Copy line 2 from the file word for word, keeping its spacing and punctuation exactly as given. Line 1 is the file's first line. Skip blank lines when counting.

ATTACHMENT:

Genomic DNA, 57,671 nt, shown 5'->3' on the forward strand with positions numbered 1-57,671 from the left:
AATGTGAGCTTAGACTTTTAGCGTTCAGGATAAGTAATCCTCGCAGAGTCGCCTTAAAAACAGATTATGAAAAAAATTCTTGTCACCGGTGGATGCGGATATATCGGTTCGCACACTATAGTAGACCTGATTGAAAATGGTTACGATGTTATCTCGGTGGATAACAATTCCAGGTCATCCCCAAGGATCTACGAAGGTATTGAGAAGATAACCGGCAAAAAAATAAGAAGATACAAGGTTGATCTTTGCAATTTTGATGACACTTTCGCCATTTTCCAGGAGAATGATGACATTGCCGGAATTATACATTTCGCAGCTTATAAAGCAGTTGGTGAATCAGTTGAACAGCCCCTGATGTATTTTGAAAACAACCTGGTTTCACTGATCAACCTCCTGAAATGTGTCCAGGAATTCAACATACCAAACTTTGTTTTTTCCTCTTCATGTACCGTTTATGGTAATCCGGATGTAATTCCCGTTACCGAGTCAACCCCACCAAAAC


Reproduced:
AATGTGAGCTTAGACTTTTAGCGTTCAGGATAAGTAATCCTCGCAGAGTCGCCTTAAAAACAGATTATGAAAAAAATTCTTGTCACCGGTGGATGCGGATATATCGGTTCGCACACTATAGTAGACCTGATTGAAAATGGTTACGATGTTATCTCGGTGGATAACAATTCCAGGTCATCCCCAAGGATCTACGAAGGTATTGAGAAGATAACCGGCAAAAAAATAAGAAGATACAAGGTTGATCTTTGCAATTTTGATGACACTTTCGCCATTTTCCAGGAGAATGATGACATTGCCGGAATTATACATTTCGCAGCTTATAAAGCAGTTGGTGAATCAGTTGAACAGCCCCTGATGTATTTTGAAAACAACCTGGTTTCACTGATCAACCTCCTGAAATGTGTCCAGGAATTCAACATACCAAACTTTGTTTTTTCCTCTTCATGTACCGTTTATGGTAATCCGGATGTAATTCCCGTTACCGAGTCAACCCCACCAAAAC